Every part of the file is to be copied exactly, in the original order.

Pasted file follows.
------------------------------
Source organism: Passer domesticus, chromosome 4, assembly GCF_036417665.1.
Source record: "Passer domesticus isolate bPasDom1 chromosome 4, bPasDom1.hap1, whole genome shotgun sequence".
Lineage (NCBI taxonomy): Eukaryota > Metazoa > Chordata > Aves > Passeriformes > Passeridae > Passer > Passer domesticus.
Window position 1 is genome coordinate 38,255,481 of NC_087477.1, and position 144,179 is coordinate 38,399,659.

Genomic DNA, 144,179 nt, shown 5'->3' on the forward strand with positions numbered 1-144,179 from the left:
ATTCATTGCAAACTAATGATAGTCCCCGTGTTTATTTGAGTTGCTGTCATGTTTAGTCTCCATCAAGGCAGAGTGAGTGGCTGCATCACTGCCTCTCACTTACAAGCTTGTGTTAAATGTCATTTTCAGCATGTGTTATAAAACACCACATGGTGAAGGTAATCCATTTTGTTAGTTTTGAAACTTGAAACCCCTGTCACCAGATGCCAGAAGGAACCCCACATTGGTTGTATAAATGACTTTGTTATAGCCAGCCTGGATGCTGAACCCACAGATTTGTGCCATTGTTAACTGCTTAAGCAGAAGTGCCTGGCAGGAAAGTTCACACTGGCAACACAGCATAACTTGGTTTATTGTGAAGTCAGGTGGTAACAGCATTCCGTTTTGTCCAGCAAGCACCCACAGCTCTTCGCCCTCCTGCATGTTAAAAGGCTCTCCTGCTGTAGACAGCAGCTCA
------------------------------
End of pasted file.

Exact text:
Source organism: Passer domesticus, chromosome 4, assembly GCF_036417665.1.
Source record: "Passer domesticus isolate bPasDom1 chromosome 4, bPasDom1.hap1, whole genome shotgun sequence".
Lineage (NCBI taxonomy): Eukaryota > Metazoa > Chordata > Aves > Passeriformes > Passeridae > Passer > Passer domesticus.
Window position 1 is genome coordinate 38,255,481 of NC_087477.1, and position 144,179 is coordinate 38,399,659.

Genomic DNA, 144,179 nt, shown 5'->3' on the forward strand with positions numbered 1-144,179 from the left:
ATTCATTGCAAACTAATGATAGTCCCCGTGTTTATTTGAGTTGCTGTCATGTTTAGTCTCCATCAAGGCAGAGTGAGTGGCTGCATCACTGCCTCTCACTTACAAGCTTGTGTTAAATGTCATTTTCAGCATGTGTTATAAAACACCACATGGTGAAGGTAATCCATTTTGTTAGTTTTGAAACTTGAAACCCCTGTCACCAGATGCCAGAAGGAACCCCACATTGGTTGTATAAATGACTTTGTTATAGCCAGCCTGGATGCTGAACCCACAGATTTGTGCCATTGTTAACTGCTTAAGCAGAAGTGCCTGGCAGGAAAGTTCACACTGGCAACACAGCATAACTTGGTTTATTGTGAAGTCAGGTGGTAACAGCATTCCGTTTTGTCCAGCAAGCACCCACAGCTCTTCGCCCTCCTGCATGTTAAAAGGCTCTCCTGCTGTAGACAGCAGCTCA